SALT LAKE CITY (AP) — The Southern Utah Wilderness Alliance delivered a petition signed by 5,400 people protesting Gov. Gary Herbert's threat to take over federal lands in Utah.
The wilderness group gathered at the Utah Capitol Wednesday with hunters, fishermen and others to protest what they call a land grab.
At issue is legislation signed by Herbert that gives the federal government until 2014 to relinquish control of public lands in Utah. The Utah Legislature authorized a lawsuit if the federal government doesn't comply.
Herbert was not on hand Wednesday to accept the petition. His office didn't immediately respond to a request by The Associated Press for comment.
The threatened takeover sets up a battle over nearly 4,700 square miles of land in Utah.
"Don't mess with our public lands," said Jack Nelson, an 82-year-old outdoorsman and one of the founders of the Utah chapter of Trout Unlimited. "These are our lands and should not be sold off or taken from us."
Many states have no significant federal lands, while other states are lucky to have a national park. Utah has five national parks, seven national monuments and 33 federal wilderness areas, along with extensive national forests.
"If you want to go camping in New Jersey, it's pretty hard," said Laurel Legate, a Salt Lake City school teacher. "Utah is special."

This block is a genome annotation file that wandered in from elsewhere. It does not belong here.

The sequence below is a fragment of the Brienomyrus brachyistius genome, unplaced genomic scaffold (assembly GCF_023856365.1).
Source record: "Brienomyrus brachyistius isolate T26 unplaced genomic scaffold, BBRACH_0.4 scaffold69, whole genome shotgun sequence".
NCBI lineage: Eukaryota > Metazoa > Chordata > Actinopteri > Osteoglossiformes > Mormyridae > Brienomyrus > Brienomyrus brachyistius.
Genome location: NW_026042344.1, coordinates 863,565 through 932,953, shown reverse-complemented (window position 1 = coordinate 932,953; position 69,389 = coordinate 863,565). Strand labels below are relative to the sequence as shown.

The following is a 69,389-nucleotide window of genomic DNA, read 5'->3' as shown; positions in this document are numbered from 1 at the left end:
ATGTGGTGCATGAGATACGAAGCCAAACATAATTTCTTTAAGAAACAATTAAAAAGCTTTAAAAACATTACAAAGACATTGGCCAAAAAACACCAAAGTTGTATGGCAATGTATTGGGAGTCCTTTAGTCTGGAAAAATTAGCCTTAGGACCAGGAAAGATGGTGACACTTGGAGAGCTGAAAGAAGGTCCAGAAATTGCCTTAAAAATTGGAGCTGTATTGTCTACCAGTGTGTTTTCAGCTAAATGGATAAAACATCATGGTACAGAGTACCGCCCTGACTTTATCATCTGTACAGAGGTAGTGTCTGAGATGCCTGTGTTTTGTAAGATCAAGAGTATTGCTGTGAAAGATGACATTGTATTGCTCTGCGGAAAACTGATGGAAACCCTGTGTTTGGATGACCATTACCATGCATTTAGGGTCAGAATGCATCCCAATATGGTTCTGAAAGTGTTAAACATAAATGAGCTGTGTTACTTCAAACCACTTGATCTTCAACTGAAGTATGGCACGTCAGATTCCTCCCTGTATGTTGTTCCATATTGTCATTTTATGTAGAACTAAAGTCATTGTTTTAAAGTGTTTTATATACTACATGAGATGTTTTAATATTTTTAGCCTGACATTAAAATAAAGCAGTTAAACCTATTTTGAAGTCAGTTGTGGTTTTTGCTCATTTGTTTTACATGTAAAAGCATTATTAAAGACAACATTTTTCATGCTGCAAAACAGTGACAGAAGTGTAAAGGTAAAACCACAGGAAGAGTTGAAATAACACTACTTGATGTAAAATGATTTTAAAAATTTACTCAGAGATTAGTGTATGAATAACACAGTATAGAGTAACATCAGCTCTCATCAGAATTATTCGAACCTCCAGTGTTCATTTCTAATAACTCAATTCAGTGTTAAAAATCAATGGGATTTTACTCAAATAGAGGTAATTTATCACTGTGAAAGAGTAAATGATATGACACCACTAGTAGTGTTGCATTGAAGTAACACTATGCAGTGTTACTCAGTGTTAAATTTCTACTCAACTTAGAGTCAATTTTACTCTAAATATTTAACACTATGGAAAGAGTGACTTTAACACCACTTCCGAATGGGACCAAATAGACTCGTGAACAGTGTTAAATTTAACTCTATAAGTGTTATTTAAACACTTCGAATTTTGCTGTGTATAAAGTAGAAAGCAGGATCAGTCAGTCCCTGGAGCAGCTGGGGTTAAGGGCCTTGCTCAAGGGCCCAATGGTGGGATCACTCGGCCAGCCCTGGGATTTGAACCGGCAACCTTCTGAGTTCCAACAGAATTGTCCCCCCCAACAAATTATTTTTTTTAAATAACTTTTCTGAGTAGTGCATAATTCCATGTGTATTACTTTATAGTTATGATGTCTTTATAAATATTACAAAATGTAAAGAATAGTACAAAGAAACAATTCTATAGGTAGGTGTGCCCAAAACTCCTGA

Herbert has said the state isn't threatening to take over national parks or the monuments or wilderness areas.
The Transfer of Public Lands Act excludes those areas — or most of them — from a state takeover. The legislation fails to make an exception for the 3,100-square-mile Grand Staircase-Escalante National Monument.
That was no accident, said Rep. Ken Ivory, R-West Jordan, sponsor of the transfer act. He accuses President Clinton of designating the Grand Staircase monument in 1996 by "fiat" without consulting Utah.
Ivory argues the federal government was supposed to dispose of its lands in Utah after statehood but never got around to it. The Grand Staircase holds trillions of dollars worth of coal that the monument designation put off limits, he said.
Ivory's bill also leaves the Flaming Gorge and Glen Canyon national recreation areas open to a takeover.
"It's bad for Utah business. It's bad for us," said Dwight Butler, who has operated Wasatch Touring, an outdoor specialty store in Salt Lake City, for 40 years. "Our public lands are a powerful calling card."
Herbert has said Utah could raise more money for public education by selling or making more use of federal lands, but "I just don't buy it," said Legate, the schoolteacher.
Legate said the takeover effort will surely fail, wasting "taxpayer money that would go to kids, just so our governor can make a point."
The Legislature's own attorneys warned a lawsuit would be struck down as unconstitutional. Utah lawmakers are pushing ahead anyway.
Federal lands make up about two-thirds of Utah. Nevada is the only other Western state with a higher percentage of federal lands.
"Gov. Herbert launched an unprecedented attack on our public Lands," said Mathew Gross, a spokesman for the Southern Utah Wilderness Alliance. "Some of these lands will be sold outright to the highest bidder. ... His effort to grab public lands is a bad idea that will cost us a lot."